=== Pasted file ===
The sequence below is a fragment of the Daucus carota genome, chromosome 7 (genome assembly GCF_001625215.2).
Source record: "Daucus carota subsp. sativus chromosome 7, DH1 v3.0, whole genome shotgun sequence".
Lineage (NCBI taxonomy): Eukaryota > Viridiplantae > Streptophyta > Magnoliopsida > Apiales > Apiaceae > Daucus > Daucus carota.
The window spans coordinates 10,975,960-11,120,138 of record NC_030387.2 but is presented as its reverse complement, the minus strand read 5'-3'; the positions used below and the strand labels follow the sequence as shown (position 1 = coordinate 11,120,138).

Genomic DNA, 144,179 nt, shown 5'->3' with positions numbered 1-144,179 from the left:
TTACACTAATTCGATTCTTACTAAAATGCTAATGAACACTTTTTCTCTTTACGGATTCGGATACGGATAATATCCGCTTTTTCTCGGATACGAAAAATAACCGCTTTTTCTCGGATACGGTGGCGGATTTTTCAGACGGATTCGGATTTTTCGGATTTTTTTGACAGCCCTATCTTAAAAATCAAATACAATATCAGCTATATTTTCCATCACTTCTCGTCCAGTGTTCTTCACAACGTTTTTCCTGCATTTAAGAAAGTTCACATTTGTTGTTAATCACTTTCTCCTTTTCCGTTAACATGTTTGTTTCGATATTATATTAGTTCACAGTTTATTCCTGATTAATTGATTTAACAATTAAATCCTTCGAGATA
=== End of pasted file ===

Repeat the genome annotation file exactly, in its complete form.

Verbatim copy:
The sequence below is a fragment of the Daucus carota genome, chromosome 7 (genome assembly GCF_001625215.2).
Source record: "Daucus carota subsp. sativus chromosome 7, DH1 v3.0, whole genome shotgun sequence".
Lineage (NCBI taxonomy): Eukaryota > Viridiplantae > Streptophyta > Magnoliopsida > Apiales > Apiaceae > Daucus > Daucus carota.
The window spans coordinates 10,975,960-11,120,138 of record NC_030387.2 but is presented as its reverse complement, the minus strand read 5'-3'; the positions used below and the strand labels follow the sequence as shown (position 1 = coordinate 11,120,138).

Genomic DNA, 144,179 nt, shown 5'->3' with positions numbered 1-144,179 from the left:
TTACACTAATTCGATTCTTACTAAAATGCTAATGAACACTTTTTCTCTTTACGGATTCGGATACGGATAATATCCGCTTTTTCTCGGATACGAAAAATAACCGCTTTTTCTCGGATACGGTGGCGGATTTTTCAGACGGATTCGGATTTTTCGGATTTTTTTGACAGCCCTATCTTAAAAATCAAATACAATATCAGCTATATTTTCCATCACTTCTCGTCCAGTGTTCTTCACAACGTTTTTCCTGCATTTAAGAAAGTTCACATTTGTTGTTAATCACTTTCTCCTTTTCCGTTAACATGTTTGTTTCGATATTATATTAGTTCACAGTTTATTCCTGATTAATTGATTTAACAATTAAATCCTTCGAGATA